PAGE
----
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The Quadratus Lumborum… say what?

It is estimated that 60-70% of people will experience lower back pain at some stage in their lifetime. One of the common causes of lower back pain can arise from the Quadratus Lumborum, or the QL muscle for short.

So a little anatomy, this muscle is a deep lower back muscle that attaches to the iliac crest of the pelvis to the 12th rib. The QL is an important muscle that supports posture and stabilises your spine during certain movements. When you extend your back or bend side to side you are using the QL muscle.

So how can the QL muscle affect you?

Well with poor posture and/or repetitive movements in dysfunctional patterns will cause the QL muscle to tighten. QL pain can be described as a dull, aching pain which can become sharp at times from specific movements. If the QL muscle tightens up on one side, it can lead to real asymmetry which puts additional strains on your lower back and pelvis.

It is very common for the QL muscle to become tight and overactive, this is because it is:

  • Compensating for other weak muscles around the area.

  • Due to repetitive movement – such as twisting, bending or lifting improperly all of which puts added stress on the muscle.

Apart from being painful, quite often one side will tighten and that can lift one side of the pelvis. Making you feel out of alignment and feel like you may have one leg shorter than the other. We can work on mobility and stability on the QL muscle At Balanced for Life, we assess the muscle and structures involved, then work on easing the pain by decreasing tension by releasing the muscle at certain points. We help regain range of motion through manual work on your hips and lumbar spine and finally assist with rehab to improve strength of the QL muscle so that there is a balance on both sides.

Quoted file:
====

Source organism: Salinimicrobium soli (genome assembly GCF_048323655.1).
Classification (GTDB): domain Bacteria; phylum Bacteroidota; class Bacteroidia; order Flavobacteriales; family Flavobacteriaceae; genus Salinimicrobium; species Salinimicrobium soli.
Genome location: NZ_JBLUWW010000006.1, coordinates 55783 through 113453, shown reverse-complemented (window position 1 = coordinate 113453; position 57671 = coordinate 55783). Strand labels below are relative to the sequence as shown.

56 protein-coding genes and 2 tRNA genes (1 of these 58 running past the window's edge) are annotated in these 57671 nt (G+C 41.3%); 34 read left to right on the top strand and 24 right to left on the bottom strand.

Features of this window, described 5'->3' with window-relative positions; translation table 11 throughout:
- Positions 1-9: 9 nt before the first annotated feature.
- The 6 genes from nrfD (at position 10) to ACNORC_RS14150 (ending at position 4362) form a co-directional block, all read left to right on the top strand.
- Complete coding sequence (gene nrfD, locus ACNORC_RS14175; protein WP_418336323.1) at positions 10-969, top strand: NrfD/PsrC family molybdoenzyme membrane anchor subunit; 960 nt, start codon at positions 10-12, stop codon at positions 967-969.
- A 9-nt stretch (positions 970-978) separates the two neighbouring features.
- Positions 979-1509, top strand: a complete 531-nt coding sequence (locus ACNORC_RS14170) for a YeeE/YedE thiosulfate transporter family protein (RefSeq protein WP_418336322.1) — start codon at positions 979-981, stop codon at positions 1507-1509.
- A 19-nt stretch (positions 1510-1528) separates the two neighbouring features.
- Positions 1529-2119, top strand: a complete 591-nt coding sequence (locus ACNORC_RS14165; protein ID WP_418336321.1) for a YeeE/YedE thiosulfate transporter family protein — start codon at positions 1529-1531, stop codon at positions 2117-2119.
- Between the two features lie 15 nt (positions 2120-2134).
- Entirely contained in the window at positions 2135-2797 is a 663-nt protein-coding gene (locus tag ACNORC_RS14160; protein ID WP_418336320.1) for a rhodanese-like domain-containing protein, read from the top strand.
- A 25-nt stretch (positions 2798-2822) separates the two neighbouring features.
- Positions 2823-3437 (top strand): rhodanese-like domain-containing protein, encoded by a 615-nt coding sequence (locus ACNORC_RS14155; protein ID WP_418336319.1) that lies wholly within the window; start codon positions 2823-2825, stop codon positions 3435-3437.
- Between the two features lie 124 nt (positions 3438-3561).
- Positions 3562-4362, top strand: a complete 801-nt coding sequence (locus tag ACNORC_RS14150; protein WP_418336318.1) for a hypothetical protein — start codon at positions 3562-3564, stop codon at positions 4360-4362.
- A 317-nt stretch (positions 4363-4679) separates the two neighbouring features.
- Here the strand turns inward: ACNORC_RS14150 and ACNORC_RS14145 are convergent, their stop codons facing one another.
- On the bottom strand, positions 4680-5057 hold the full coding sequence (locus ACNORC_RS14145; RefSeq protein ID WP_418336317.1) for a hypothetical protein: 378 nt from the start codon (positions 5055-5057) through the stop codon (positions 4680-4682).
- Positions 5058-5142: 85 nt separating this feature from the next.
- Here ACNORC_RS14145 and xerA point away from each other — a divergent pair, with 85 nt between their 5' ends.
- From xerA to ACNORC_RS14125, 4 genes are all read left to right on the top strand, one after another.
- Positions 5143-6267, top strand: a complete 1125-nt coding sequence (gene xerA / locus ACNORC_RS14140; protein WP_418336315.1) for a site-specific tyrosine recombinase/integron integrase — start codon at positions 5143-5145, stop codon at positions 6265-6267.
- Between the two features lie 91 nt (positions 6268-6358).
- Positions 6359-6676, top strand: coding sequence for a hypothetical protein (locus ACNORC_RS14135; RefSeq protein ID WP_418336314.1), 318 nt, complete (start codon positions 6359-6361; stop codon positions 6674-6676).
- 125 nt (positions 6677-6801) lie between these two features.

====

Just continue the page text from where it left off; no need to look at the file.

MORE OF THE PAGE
Here is what you need to do:

Consider how you are sitting throughout the day, are you sitting tilted or rotated, do you have a wallet in your back pocket? Positions like this will cause long standing imbalances on the spine and QL muscle. Try to stand or sit evenly so your hips are even.

Stretching can help treat QL muscle pain.

Practise to side bend and stretch QL muscle on both sides.

  1. Sit up tall and move your legs apart.

  2. Place one hand under the knee on the same side with your palm facing upwards; this will act as a lever.

  3. Lean over to this side, pulling yourself forwards and down with this hand.

  4. This will stretch the muscle in your lower back on the opposite side to the way you are leaning.

  5. Hold this position for 5 seconds and repeat both sides 10x times

  1. Anatomy and biomechanics of quadratus lumborum S Phillips, S Mercer, N Bogduk; Anatomy and biomechanics of quadratus lumborum

  2. Hesham Elsharkawy, Kariem El-Boghdadly, Michael Barrington; Quadratus Lumborum Block: Anatomical Concepts, Mechanisms, and Techniques. Anesthesiology 2019; 130:322–335


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